AD's autobiography is structured quite differently. He focuses on "magic moments" in his life ("those moments in your life you always remember") and his book is also a social history. Reading it brought back memories of the 1960s and 1970s, when I was a child, although Alan is older, so includes the 1950s too. In the chapter 'Man's Best Friend' about the pets in his life, Alan writes: "in the 1950s there was Lassie for dogs and Kit-e-Kat for cats". For me, this sparked a memory of working in a supermarket in 1978 when I was 17. I would build up perfectly neat displays with cans of Pedigree Chum and Whiskers, only to have those blooming customers come and ruin them! Another patch note (see below).

A few years ago a friend sent me Michael Buerk's autobiography, The Road Taken, and I am now re-reading it, paying particular attention to the way he has structured it. Michael Buerk has a place in my autobiography because it was his bulletin on the BBC Nine O'clock News in 1994 that inspired me to come to Ethiopia. Another patch note!

Apart from reading about writing and reading autobiographies, I am continuing my habit of reading literary classics, in the hope that I shall learn something from the great writers. This month I read Breakfast at Tiffany's by Truman Capote (beautifully-crafted and flawless - one of my favourite authors) and started Men without Women by Ernest Hemingway (a collection of short stories - I don't care much for the gruesome bullfights, but the writing is very good, in his distinctive style), and The Castle of Crossed Destinies by Italo Calvino (this is the first time I've read a Calvino novel, so I'll finish it before commenting).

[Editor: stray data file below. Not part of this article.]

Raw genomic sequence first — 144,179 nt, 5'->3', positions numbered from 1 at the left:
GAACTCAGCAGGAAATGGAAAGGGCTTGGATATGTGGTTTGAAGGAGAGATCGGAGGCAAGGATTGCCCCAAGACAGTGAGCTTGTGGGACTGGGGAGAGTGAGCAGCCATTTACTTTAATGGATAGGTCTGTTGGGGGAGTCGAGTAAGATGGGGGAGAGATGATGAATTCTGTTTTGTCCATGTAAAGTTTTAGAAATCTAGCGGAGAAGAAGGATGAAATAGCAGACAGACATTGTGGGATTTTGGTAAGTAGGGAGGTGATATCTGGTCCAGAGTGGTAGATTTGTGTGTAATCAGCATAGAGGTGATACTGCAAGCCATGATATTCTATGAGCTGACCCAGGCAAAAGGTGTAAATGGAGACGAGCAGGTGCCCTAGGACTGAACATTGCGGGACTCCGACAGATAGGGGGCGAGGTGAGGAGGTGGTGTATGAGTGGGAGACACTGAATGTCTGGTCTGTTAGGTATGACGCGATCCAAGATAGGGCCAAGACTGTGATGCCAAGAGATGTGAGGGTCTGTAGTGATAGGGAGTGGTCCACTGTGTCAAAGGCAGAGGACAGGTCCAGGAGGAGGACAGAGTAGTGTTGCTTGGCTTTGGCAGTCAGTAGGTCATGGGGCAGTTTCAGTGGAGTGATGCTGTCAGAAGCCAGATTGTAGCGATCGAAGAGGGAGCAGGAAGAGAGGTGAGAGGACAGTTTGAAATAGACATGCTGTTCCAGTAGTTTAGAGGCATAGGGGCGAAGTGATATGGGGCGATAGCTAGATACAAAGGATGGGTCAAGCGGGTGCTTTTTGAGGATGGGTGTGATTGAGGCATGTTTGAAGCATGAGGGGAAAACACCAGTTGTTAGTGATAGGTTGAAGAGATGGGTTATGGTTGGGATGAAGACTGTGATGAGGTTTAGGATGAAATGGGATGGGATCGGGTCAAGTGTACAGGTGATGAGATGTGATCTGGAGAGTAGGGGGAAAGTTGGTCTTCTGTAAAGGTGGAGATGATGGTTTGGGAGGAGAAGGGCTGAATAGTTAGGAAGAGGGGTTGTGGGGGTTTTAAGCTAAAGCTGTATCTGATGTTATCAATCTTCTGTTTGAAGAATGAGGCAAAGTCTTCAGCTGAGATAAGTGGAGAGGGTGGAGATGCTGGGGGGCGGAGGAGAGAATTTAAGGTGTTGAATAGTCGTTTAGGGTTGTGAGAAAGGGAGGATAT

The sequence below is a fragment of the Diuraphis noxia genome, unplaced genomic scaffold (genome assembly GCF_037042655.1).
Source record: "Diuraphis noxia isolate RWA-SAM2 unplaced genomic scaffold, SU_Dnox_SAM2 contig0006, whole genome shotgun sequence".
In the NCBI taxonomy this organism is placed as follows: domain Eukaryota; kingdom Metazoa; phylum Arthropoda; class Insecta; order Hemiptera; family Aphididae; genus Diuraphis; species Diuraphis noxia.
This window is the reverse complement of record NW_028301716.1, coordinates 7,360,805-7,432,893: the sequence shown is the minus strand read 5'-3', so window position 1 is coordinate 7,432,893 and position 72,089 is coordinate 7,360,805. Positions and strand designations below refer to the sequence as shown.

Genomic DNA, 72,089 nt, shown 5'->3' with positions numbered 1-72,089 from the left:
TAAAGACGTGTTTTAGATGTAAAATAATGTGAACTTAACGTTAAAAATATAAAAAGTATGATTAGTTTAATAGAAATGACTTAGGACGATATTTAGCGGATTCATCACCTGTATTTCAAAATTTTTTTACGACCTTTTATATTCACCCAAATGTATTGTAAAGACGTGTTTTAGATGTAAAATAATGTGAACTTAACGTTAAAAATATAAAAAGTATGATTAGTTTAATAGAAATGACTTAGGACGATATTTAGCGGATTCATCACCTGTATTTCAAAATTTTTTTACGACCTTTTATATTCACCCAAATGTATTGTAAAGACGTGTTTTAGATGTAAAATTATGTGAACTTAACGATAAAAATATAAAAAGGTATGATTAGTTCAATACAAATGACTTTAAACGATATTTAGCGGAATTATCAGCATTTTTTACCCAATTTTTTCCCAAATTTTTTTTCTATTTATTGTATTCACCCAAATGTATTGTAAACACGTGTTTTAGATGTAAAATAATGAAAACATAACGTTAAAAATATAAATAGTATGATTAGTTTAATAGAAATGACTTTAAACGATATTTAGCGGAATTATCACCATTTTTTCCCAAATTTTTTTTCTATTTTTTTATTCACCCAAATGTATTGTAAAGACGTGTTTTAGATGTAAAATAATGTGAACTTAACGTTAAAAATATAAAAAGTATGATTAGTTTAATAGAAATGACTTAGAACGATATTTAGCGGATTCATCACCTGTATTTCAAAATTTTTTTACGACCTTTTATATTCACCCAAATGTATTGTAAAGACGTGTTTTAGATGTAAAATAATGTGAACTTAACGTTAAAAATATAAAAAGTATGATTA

I subscribe to The Literary Review and every month read it from cover to cover.

Kate's "shed"
Kate's "shed"

In the 'Tools of the Trade' section at the beginning of the course, the best environment in which to write Lifelines is described: "a shed in a rural setting with electricity points, a computer and appropriate software, a desk with a telephone and an adjustable chair, and a private library of about 3,000 books". I have all this, except that my chair is not adjustable, the electrician will wire my "shed" next month, and at eight years old my laptop is ready to go into a museum.

The collection method of 'patches' is described in 'Tools of the Trade' and for the past two months I have been noting self-contained short pieces of text on record cards as patch notes ready to write up as patches that I shall organise and sew together to create my autobiography. For example, one patch note is for 1978 when - as mentioned above - I went on tour with my school orchestra to Italy. I was a violinist. I have already started working on expanding this into a patch piece, but I needed to check some facts. To do this, I used the Internet to find the orchestra's conductor - my music teacher, who is now retired. It was quite a surprise for him to hear from his former pupil after 32 years! He is now helping me by providing me with information and photographs of the tour. Not only is this useful material for my autobiography, but it is very pleasurable to delve into one's past and reconnect with people after decades.

In my autobiography, I expect to give some information about my ancestry. My parents are my primary source. My mother has sent me information about my maternal great-grandmother, Emma Mountain, who was married to a Nottinghamshire shepherd. Emma was an orphan, her parents and brother having drowned. There's a story there. Another patch note to be expanded. I have Family Tree Maker software and - when I have time - I wish to organise my family history. Even though I won't use all this information in my autobiography, it will be a very interesting project in its own right.

I'm realising that it is a massive job to write the story of one's life. It would be a luxury to take a year off to do it, but I have a family and I have to work and so my writing must be done around my other commitments. The main thing is to make a start and in a year's time I'll be much closer to my goal.